Blowhole | Edinburgh Fringe comedy review
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Edinburgh Fringe comedy review

This show is so much better than its poster and blurb that someone should be taken out and spanked.  I went in with gritted teeth and prepared to be appalled; in fact, it was endearing.

This is a play, a one-man show and it is a theatre listing that can comfortably sneak into comedy.  It actually has production values and a visually interesting, if underused, set. The raised circle is covered with bits and bobs like a messy bedroom, but dominated by a lavatory, that becomes his refuge, confessional and recreational.

The overall effect is of seeing a young man at the centre of his chaotic, skewed world littered with Greggs wrappers.

The story opens with Ben Salmon, the writer and performer, hopping on to the platform (I even thought it might revolve, but no) and plonking himself down on the work lavatory to start sexting a potential hook-up, ‘Daddy’.

Salmon really does people the stage with types, the beastly, snobbish journalist Cosmo, the frightful yoga guru Star, the lovely but remote Mark, and the posh himbo that is Laurence.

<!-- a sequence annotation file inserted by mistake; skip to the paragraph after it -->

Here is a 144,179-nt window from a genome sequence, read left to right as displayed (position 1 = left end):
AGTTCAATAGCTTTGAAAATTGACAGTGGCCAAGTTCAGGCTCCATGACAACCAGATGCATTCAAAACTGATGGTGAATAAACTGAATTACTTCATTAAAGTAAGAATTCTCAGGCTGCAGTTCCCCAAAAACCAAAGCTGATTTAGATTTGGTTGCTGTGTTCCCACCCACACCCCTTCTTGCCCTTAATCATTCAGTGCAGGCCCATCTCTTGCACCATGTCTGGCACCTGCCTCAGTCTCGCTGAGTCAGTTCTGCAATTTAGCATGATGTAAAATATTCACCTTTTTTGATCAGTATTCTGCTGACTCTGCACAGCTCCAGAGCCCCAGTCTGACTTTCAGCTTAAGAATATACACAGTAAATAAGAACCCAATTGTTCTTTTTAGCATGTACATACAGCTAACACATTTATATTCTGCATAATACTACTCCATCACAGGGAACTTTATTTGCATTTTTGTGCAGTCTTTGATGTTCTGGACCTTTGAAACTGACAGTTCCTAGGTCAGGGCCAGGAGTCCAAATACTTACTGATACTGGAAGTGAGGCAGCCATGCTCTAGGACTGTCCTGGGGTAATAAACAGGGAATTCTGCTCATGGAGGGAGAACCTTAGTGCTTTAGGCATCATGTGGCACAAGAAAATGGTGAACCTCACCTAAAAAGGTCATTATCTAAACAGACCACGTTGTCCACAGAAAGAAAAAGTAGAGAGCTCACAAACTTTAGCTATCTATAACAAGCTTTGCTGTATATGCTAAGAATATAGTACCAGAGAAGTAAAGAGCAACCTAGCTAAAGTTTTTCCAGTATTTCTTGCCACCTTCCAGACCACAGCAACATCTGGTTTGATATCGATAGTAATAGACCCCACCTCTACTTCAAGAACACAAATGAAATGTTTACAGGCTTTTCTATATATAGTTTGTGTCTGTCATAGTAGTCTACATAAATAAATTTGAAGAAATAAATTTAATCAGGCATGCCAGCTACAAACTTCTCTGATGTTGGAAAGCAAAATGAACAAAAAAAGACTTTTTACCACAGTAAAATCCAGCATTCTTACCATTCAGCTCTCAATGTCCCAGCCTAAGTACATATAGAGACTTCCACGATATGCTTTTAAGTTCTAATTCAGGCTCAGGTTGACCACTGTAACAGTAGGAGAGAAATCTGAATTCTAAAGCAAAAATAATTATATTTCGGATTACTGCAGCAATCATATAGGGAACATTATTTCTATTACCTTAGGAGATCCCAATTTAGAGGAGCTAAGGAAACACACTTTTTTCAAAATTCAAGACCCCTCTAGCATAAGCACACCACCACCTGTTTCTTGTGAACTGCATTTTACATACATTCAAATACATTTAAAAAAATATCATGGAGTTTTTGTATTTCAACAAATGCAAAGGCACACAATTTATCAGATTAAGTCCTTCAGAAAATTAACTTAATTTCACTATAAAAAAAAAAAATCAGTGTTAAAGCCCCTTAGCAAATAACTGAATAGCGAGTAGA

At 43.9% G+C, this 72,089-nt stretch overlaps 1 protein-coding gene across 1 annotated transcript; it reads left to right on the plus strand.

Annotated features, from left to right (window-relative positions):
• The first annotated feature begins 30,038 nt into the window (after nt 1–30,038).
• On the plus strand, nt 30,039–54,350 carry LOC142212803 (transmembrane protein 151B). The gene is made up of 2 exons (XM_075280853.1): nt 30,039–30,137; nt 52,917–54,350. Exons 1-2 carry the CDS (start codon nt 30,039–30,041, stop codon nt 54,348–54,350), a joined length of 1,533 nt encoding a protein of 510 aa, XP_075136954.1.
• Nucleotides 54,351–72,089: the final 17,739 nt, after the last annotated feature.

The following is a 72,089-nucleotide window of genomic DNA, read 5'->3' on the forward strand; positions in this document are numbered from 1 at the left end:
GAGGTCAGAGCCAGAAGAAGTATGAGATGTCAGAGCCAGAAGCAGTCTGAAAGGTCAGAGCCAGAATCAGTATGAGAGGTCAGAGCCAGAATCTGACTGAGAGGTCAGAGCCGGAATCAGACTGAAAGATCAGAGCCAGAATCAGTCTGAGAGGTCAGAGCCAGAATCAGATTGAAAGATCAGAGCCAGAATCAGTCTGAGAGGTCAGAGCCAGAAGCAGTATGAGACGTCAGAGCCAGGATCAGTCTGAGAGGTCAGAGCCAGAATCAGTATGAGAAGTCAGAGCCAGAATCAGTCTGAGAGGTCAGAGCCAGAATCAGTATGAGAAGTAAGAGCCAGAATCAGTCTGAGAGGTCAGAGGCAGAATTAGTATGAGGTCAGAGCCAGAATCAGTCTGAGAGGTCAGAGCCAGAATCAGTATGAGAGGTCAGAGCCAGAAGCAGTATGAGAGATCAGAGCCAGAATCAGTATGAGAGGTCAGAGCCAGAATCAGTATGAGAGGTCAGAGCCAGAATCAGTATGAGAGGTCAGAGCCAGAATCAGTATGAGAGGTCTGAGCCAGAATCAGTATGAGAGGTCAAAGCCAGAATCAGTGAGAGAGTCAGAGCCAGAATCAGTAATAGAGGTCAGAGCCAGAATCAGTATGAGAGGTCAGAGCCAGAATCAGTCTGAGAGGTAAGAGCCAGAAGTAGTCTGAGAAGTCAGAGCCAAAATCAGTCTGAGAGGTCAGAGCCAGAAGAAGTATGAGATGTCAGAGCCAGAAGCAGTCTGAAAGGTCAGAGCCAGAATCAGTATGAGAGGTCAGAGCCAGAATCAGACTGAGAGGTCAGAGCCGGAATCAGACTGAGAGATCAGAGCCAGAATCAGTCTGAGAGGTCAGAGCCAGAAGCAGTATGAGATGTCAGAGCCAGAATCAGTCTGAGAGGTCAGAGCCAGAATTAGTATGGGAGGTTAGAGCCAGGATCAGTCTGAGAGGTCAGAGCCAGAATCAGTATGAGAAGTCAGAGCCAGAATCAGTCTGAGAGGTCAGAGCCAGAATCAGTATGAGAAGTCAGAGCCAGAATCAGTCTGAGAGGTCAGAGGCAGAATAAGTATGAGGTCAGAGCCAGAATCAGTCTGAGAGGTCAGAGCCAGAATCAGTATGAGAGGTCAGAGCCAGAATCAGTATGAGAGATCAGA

There are trigger warnings all over the show about strong language and sexual content, but my takeaway the was that this was a tender story of a young man looking for love, still an anxious virgin, missing his dad and engulfed by a mouthy mum and Auntie Val.   His portrayal of the tension of being the younger, more broke one in an unequal relationship absolutely rang true, when so much is about being twinkly and image conscious.

Salmon delivered his witty-slash-bitchy-camp observations in a voice that is, in my world, rarely heard outside the hairdressers. His Princess Diana eyelash-batting coyness became a bit repetitive, but he reflected recurrent scenarios of flirting and rejection, reaching out and being knocked back.

He’s an affecting performer, even when it is this light-hearted, illustrating the sheer pain of being deemed not good enough for the fourth-floor orgy.

It makes you long for a happy ending – no, not in that way –  for his story.  There are some shout-out-loud laughing lines, and a streak of pathos in what feels like a true story from an engaging performer.

Review date: 12 Aug 2023
Reviewed by: Julia Chamberlain
Reviewed at: Pleasance Dome

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